[photopress:the_word_became_fresh.jpg,thumb,right]Any preacher who has read Ralph Davis’ commentaries on the Old Testament historical books, or heard him preach, will be in no doubt that he is a man who has that rare combination of exegetical thoroughness, no-nonsense application, warm-hearted pastoral concern, and not a little dry humour to boot. It is a brave preacher who will preach from a passage in Joshua – 2 Kings without at least consulting Davis first.
The logic of Davis’ exegesis is usually so compelling, that the preacher can often be left asking himself the question, Why couldn’t I see that? This makes this new book (full title: The Word became Fresh: How to Preach from Old Testament Narrative Texts) extremely appealing.
After an introductory chapter on the right approach to the Old Testament, Davis deals with seven different ways in which Old Testament writers get their readers’ attention and make their point. Each chapter is full of brief, but pertinent, examples from Scripture, which makes one wish a Scriptural index of the passages discussed had been added.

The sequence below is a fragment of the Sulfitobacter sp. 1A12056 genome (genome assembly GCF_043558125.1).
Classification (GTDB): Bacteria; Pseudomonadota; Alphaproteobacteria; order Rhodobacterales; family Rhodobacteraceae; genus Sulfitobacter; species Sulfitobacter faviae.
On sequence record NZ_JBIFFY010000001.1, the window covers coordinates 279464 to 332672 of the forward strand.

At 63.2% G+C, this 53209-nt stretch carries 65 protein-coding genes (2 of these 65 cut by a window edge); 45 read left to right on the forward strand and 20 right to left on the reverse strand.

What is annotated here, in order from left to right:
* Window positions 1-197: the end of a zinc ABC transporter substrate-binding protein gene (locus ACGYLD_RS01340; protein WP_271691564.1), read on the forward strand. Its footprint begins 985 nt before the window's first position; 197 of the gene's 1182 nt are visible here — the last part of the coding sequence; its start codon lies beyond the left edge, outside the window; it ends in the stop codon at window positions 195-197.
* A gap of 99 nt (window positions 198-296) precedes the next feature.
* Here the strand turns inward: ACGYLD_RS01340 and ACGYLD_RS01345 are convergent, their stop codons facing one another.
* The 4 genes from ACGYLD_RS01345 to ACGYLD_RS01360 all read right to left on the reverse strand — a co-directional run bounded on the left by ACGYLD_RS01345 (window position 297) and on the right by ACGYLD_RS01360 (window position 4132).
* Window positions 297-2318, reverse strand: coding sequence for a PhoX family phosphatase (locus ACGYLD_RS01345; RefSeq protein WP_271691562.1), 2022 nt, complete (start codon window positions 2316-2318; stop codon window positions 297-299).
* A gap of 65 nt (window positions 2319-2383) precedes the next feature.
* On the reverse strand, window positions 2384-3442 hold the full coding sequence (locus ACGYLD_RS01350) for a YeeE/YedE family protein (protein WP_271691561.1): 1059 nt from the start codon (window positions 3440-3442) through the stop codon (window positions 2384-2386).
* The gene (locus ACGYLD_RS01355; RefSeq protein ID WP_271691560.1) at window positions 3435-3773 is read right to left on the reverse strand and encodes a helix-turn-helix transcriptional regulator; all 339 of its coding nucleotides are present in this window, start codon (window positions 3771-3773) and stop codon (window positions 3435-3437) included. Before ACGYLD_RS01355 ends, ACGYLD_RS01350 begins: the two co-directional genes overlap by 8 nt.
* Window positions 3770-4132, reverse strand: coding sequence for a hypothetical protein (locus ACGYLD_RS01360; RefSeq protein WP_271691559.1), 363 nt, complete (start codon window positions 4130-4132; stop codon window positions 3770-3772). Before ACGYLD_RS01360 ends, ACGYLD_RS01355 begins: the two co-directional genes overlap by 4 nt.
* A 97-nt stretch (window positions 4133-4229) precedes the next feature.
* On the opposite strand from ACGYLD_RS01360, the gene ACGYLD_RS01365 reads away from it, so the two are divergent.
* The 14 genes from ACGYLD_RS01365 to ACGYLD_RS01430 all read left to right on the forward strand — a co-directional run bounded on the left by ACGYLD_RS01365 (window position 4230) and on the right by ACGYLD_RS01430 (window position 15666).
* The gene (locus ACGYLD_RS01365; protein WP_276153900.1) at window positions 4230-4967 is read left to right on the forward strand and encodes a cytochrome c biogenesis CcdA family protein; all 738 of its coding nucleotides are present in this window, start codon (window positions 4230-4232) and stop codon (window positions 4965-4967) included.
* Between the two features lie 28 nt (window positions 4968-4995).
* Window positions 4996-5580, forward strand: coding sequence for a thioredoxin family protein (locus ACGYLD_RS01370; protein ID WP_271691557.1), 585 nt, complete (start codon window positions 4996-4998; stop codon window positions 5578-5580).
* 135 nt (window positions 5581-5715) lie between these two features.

Of course this little book (150 pages) cannot contain all the answers. That is not its intention. But what it does, it does remarkably well. It opens our eyes to the riches of the Old Testament, and the skill and insight of those responsible for its content (both human and divine). It reminds us that exegesis is truly a hard work. This book makes clear that there is no magical formula that will make our sermons just fall into place. Davis’ wisdom has come through years of patient study. This book may speed things up for us, but it won’t make endeavour unnecessary. This in turn reminds us of our great need for the Spirit to help our study. But, just as importantly, this book fills us with enthusiasm for the Old Testament. I wanted to preach a sermon every time I turned the page! As I read the book with an open Bible, what I learned was too good not to share (just ask my wife!). Davis’ intention was that the book is to be ‘an exercise in reading the Old Testament for fun and profit’. It is certainly that.
With this book, Ralph Davis has rescued us from any excuse to fear or neglect Old Testament narrative, or to put it out of the reach of our congregations through shoddy workmanship. If you can buy only one book on preaching this year, put this one at the very top of your list.